Thanks to fears about Iran’s possible underground bunker-based nuclear weapons program and our friends at Northrop/Grumman and Boeing, we’ve got the solution: 30,000 pounds of pure American domination, the GPS-enabled and blissfully irony-free GBU-57A/B Massive Ordnance Penetrator bomb, designed to blast through 200 feet of bedrock before exploding.

What could be more American than Massive Ordnance Penetration? Let’s use it for something productive and harmless for a change.

All it’s going to take is one quick mission with a B-52 to end this creepy obsession with pooping and dying on the World’s Largest Protrusion.

A quick and surgical strike with several Massive Penetrators should lower the summit of Everest well below that of second-highest peak, K2, rendering it pointless for the vast majority of the people that want to climb it, and replacing it as Highest Mountain in the world with one that is far more difficult, dangerous, and remote. K2 could then be managed with periodic airstrikes as needed.

I wonder if I can get Outside or NatGeo to get on board with this plan. It might create some cool new ski terrain and would definitely clean up the hanging serac problem in the area. Besides, if the Wikipedia article is correct, the GBU-57A/B is about to become surplus as it gets replaced by a smaller version. Which means that we’ll have about 50 useless giant bombs lying around. Might as well do something fun with them.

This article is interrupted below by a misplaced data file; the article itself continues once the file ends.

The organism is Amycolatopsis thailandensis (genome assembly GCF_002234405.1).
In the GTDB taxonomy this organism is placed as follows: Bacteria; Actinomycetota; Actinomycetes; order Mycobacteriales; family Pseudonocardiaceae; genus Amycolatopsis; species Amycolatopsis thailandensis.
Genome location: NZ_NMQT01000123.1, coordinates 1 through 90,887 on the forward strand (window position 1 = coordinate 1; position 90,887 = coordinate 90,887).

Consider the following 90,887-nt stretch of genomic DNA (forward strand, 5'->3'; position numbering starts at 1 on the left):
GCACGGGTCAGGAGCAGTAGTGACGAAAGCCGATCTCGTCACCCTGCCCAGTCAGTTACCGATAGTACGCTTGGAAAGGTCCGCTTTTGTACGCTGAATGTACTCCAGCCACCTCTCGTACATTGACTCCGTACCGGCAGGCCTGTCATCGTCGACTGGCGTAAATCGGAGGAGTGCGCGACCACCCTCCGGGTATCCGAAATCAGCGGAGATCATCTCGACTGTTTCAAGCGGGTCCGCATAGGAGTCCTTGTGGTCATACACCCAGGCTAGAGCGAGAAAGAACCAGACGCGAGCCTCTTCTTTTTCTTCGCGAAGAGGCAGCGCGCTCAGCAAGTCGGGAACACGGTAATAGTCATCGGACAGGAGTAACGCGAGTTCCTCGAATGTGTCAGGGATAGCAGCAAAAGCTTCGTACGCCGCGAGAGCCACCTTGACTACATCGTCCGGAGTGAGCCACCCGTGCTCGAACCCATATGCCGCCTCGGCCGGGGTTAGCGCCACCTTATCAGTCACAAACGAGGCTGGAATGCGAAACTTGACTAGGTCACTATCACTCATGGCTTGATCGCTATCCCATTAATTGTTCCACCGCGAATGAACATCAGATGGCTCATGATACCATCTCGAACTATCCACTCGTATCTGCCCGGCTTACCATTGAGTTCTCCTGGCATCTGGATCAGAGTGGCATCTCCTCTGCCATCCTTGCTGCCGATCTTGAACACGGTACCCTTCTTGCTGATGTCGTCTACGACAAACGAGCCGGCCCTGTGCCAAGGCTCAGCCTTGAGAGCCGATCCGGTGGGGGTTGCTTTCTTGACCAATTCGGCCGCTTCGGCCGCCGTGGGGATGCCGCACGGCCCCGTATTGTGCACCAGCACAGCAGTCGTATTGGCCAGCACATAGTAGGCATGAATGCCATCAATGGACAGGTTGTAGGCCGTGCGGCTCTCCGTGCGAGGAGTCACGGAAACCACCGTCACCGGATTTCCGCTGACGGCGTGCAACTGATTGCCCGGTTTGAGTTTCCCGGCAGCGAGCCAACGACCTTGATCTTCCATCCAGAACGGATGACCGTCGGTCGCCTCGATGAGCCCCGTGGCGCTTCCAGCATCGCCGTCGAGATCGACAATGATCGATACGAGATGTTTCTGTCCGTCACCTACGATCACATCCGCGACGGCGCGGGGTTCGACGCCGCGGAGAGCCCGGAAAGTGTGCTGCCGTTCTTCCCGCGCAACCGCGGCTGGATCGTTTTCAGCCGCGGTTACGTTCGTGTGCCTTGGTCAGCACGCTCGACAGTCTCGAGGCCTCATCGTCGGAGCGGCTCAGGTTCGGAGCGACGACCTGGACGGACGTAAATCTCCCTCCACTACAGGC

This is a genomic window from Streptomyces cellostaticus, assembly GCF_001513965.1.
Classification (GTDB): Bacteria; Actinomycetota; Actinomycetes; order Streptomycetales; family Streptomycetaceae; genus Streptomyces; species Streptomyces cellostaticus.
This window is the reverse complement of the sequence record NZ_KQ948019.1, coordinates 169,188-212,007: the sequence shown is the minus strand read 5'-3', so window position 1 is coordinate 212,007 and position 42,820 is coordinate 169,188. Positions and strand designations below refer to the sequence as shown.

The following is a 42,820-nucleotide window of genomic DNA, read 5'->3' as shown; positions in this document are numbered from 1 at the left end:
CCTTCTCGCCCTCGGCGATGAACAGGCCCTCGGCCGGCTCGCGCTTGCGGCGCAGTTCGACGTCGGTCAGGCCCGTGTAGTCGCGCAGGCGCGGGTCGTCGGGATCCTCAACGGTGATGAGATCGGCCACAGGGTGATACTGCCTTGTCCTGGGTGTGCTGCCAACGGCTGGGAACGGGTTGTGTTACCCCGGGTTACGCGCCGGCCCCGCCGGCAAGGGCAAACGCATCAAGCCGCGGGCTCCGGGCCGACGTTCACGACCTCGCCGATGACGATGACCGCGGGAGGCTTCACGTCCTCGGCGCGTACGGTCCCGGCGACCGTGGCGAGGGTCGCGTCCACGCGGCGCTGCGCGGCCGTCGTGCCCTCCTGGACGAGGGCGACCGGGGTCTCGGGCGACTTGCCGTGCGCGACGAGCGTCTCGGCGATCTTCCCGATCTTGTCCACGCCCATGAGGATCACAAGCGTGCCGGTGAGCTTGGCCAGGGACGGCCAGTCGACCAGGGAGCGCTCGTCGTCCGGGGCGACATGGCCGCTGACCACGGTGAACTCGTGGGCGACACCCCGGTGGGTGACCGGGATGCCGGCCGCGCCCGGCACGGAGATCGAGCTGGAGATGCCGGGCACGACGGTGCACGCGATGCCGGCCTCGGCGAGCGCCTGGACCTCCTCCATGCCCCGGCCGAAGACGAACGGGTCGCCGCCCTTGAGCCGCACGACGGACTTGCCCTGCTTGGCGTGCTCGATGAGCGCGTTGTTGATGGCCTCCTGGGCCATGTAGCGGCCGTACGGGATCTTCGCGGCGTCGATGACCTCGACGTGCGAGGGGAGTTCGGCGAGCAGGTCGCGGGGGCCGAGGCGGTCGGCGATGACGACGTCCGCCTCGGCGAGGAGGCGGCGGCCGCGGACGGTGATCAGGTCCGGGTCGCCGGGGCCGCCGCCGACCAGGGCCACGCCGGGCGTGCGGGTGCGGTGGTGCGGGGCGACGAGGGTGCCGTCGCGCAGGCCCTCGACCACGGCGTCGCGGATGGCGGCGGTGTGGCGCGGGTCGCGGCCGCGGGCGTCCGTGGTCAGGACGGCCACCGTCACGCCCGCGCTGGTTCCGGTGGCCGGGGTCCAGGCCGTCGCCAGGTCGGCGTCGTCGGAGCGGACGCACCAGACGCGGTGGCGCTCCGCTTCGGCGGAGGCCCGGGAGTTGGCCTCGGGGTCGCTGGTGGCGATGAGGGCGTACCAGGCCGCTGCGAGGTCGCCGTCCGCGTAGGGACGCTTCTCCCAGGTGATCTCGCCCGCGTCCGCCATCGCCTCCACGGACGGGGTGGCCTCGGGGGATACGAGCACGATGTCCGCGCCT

And who knows, it could establish a great precedent for using more advanced surplus weaponry in snow safety work. We already use howitzers and throw explosives out of helicopters. Why not apply the full might of our military technology to stabilize the snowpack? Sure, you can shoot Superior with a howitzer, but a single B-52 deploying hundreds of GPS-guided bomblets could probably whack every Little Cottonwood start zone in a single pass. It’d keep the dawn patrollers on their toes, that’s for sure.

In the meantime, I’m advocating for Massive Ordnance Penetration of Everest, or an Aiguille du Nepali tram from base camp to the summit gift shop. And bathrooms. Plenty of bathrooms.

*The mountain of shit is fixed!